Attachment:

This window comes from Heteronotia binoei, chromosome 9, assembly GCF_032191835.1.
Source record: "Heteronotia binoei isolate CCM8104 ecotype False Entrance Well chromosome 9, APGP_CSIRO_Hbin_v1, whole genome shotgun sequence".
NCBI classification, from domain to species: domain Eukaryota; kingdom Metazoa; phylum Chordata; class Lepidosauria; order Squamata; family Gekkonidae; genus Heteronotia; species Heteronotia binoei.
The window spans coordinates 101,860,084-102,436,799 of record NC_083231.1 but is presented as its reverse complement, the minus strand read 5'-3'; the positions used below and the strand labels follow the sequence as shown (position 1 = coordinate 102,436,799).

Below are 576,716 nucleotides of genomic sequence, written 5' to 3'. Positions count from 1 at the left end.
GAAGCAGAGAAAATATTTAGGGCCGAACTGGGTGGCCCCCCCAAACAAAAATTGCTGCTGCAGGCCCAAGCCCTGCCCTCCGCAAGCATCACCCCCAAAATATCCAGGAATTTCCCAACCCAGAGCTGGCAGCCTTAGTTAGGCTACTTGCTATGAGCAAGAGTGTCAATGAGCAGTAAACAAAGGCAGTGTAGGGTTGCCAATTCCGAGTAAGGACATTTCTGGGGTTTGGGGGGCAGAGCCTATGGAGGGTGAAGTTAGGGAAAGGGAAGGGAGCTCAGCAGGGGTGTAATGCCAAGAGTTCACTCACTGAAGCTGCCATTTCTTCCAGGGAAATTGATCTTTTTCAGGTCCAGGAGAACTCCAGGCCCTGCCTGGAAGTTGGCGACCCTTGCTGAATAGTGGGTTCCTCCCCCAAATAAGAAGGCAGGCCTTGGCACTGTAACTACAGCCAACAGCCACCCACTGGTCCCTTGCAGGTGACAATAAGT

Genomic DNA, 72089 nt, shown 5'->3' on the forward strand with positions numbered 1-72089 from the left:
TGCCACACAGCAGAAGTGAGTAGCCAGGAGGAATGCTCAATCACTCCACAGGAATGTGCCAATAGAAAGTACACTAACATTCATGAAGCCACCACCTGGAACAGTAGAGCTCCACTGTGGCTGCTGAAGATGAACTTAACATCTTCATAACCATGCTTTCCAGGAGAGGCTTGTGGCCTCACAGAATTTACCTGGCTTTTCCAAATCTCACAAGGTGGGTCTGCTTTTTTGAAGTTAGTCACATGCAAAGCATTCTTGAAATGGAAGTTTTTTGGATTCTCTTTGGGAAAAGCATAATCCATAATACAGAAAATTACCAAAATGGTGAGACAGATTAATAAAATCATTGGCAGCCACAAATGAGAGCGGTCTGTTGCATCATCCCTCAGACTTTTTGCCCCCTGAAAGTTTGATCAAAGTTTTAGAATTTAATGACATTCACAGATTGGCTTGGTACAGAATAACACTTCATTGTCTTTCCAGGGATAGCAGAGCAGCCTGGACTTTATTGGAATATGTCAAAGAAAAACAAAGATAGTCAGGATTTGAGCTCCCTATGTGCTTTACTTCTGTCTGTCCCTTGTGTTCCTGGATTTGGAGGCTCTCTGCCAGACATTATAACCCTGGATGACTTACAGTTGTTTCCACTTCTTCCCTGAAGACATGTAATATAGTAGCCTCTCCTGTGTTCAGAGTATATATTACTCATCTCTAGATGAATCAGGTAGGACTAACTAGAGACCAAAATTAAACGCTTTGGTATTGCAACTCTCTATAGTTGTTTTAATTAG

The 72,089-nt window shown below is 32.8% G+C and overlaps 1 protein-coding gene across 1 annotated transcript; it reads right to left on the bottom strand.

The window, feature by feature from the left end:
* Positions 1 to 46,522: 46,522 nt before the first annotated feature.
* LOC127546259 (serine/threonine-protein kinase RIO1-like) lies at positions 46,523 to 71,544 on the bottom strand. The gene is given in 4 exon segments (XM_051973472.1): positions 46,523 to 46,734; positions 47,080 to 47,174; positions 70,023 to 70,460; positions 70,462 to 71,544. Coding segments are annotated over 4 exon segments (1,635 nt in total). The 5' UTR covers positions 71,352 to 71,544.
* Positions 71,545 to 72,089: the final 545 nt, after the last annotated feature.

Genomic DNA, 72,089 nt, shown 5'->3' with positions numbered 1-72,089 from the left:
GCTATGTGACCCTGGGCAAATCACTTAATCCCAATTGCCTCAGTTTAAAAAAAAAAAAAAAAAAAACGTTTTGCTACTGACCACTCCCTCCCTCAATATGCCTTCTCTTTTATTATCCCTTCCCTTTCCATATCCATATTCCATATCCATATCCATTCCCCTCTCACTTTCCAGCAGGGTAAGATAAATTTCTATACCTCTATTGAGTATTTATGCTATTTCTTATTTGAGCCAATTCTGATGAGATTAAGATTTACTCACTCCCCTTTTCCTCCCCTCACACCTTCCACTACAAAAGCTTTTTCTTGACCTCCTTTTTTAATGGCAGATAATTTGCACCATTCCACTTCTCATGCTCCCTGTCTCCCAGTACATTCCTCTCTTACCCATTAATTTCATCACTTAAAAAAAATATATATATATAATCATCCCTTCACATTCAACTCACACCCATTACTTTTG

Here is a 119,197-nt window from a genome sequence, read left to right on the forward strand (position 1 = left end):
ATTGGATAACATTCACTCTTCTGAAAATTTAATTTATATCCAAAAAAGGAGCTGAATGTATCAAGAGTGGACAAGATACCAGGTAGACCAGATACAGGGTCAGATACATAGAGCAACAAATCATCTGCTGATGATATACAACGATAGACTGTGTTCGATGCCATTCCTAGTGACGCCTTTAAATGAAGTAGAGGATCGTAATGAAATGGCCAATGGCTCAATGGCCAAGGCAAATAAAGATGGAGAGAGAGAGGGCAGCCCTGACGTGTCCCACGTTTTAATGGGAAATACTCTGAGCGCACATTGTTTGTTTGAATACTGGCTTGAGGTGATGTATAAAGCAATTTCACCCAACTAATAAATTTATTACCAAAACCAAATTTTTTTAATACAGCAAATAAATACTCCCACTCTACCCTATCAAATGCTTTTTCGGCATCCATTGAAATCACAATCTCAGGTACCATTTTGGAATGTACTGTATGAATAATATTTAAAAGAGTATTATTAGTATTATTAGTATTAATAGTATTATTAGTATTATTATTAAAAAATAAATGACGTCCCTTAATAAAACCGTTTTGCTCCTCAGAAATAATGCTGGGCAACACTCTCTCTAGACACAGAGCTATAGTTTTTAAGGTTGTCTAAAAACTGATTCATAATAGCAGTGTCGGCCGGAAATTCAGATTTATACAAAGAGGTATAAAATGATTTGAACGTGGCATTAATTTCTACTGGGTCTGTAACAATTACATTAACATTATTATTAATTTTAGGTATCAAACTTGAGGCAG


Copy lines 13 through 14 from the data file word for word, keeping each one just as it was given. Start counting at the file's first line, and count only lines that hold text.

* Positions 71,545 to 72,089: the final 545 nt, after the last annotated feature.

Genomic DNA, 72,089 nt, shown 5'->3' with positions numbered 1-72,089 from the left: